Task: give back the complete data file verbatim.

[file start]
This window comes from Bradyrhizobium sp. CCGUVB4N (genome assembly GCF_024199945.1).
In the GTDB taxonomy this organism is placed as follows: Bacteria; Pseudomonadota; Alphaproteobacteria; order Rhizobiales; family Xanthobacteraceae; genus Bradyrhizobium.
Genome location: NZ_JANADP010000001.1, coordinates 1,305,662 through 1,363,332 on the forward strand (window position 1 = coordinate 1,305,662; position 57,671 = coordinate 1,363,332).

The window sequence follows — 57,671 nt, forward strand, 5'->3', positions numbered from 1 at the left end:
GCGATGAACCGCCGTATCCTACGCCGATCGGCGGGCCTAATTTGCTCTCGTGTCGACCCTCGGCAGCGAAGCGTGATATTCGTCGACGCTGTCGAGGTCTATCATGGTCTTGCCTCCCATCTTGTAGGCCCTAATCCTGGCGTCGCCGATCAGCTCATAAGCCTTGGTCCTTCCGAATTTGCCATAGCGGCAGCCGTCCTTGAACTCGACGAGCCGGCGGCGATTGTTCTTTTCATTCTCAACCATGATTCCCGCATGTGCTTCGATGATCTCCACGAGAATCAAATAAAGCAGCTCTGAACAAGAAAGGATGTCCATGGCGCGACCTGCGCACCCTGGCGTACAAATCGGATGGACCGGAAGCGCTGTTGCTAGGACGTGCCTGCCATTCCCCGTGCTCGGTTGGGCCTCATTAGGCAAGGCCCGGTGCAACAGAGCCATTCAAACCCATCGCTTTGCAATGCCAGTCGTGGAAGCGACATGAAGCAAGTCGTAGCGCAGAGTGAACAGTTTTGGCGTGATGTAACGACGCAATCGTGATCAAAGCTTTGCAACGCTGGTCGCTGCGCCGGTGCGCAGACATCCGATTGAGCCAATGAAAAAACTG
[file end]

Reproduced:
This window comes from Bradyrhizobium sp. CCGUVB4N (genome assembly GCF_024199945.1).
In the GTDB taxonomy this organism is placed as follows: Bacteria; Pseudomonadota; Alphaproteobacteria; order Rhizobiales; family Xanthobacteraceae; genus Bradyrhizobium.
Genome location: NZ_JANADP010000001.1, coordinates 1,305,662 through 1,363,332 on the forward strand (window position 1 = coordinate 1,305,662; position 57,671 = coordinate 1,363,332).

The window sequence follows — 57,671 nt, forward strand, 5'->3', positions numbered from 1 at the left end:
GCGATGAACCGCCGTATCCTACGCCGATCGGCGGGCCTAATTTGCTCTCGTGTCGACCCTCGGCAGCGAAGCGTGATATTCGTCGACGCTGTCGAGGTCTATCATGGTCTTGCCTCCCATCTTGTAGGCCCTAATCCTGGCGTCGCCGATCAGCTCATAAGCCTTGGTCCTTCCGAATTTGCCATAGCGGCAGCCGTCCTTGAACTCGACGAGCCGGCGGCGATTGTTCTTTTCATTCTCAACCATGATTCCCGCATGTGCTTCGATGATCTCCACGAGAATCAAATAAAGCAGCTCTGAACAAGAAAGGATGTCCATGGCGCGACCTGCGCACCCTGGCGTACAAATCGGATGGACCGGAAGCGCTGTTGCTAGGACGTGCCTGCCATTCCCCGTGCTCGGTTGGGCCTCATTAGGCAAGGCCCGGTGCAACAGAGCCATTCAAACCCATCGCTTTGCAATGCCAGTCGTGGAAGCGACATGAAGCAAGTCGTAGCGCAGAGTGAACAGTTTTGGCGTGATGTAACGACGCAATCGTGATCAAAGCTTTGCAACGCTGGTCGCTGCGCCGGTGCGCAGACATCCGATTGAGCCAATGAAAAAACTG